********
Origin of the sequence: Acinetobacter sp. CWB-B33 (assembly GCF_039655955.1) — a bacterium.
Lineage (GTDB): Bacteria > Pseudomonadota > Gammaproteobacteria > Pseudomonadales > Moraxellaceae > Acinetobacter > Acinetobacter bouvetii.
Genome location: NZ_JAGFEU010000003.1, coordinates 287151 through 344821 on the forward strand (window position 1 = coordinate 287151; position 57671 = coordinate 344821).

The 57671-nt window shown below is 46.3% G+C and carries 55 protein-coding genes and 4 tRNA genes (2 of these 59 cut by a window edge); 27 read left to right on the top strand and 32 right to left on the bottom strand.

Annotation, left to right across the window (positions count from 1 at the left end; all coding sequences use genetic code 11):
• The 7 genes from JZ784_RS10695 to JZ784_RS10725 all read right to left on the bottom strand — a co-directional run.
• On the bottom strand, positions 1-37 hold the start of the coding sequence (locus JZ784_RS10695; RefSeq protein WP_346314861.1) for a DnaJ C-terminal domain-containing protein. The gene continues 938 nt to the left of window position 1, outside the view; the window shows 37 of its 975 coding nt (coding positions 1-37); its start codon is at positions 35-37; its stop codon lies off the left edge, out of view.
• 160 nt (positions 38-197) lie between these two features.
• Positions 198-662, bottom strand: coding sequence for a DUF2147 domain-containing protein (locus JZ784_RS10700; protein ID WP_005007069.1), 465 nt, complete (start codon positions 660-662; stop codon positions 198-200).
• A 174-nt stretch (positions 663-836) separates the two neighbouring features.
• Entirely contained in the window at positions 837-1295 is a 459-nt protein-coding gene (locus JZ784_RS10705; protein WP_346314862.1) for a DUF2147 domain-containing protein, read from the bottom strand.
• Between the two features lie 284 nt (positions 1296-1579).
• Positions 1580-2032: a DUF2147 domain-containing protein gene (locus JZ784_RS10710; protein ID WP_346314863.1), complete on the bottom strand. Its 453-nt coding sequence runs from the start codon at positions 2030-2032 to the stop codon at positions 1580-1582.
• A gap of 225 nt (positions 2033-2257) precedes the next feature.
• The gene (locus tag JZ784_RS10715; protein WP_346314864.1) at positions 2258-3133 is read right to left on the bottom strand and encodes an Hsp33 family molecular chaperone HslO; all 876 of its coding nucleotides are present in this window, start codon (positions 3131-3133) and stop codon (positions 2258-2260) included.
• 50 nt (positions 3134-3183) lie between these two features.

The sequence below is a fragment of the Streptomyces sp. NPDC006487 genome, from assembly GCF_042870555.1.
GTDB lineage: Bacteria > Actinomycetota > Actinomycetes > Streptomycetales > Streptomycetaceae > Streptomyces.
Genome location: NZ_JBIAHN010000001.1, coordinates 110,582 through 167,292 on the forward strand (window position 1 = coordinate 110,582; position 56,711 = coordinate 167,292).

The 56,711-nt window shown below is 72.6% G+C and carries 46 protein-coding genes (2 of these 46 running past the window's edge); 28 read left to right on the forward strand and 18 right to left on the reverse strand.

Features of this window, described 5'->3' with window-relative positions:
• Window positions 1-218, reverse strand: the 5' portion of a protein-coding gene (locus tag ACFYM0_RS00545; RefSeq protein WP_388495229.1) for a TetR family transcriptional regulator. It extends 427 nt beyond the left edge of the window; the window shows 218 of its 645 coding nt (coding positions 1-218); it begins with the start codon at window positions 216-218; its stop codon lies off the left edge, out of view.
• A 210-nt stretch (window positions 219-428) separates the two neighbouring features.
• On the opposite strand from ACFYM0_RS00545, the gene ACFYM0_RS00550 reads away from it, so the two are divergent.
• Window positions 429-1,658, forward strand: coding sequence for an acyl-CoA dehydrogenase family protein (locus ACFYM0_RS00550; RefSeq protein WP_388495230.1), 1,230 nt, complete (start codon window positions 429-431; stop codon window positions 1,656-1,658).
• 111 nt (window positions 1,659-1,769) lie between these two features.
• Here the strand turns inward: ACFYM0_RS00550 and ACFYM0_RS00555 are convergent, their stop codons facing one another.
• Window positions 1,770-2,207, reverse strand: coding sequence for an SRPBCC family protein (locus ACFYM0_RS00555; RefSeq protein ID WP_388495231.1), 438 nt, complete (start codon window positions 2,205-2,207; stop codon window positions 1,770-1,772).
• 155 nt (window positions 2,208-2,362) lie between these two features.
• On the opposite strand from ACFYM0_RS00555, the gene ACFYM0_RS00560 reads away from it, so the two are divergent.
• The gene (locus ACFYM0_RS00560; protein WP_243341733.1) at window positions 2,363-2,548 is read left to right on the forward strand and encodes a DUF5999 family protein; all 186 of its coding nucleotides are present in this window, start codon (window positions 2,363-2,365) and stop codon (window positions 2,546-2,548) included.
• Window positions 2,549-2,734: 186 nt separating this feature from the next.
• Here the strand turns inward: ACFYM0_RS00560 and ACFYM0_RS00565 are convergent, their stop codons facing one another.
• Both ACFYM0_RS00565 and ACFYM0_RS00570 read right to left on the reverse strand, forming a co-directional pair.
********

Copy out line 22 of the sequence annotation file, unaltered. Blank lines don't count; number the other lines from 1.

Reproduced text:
• Window positions 1-218, reverse strand: the 5' portion of a protein-coding gene (locus tag ACFYM0_RS00545; RefSeq protein WP_388495229.1) for a TetR family transcriptional regulator. It extends 427 nt beyond the left edge of the window; the window shows 218 of its 645 coding nt (coding positions 1-218); it begins with the start codon at window positions 216-218; its stop codon lies off the left edge, out of view.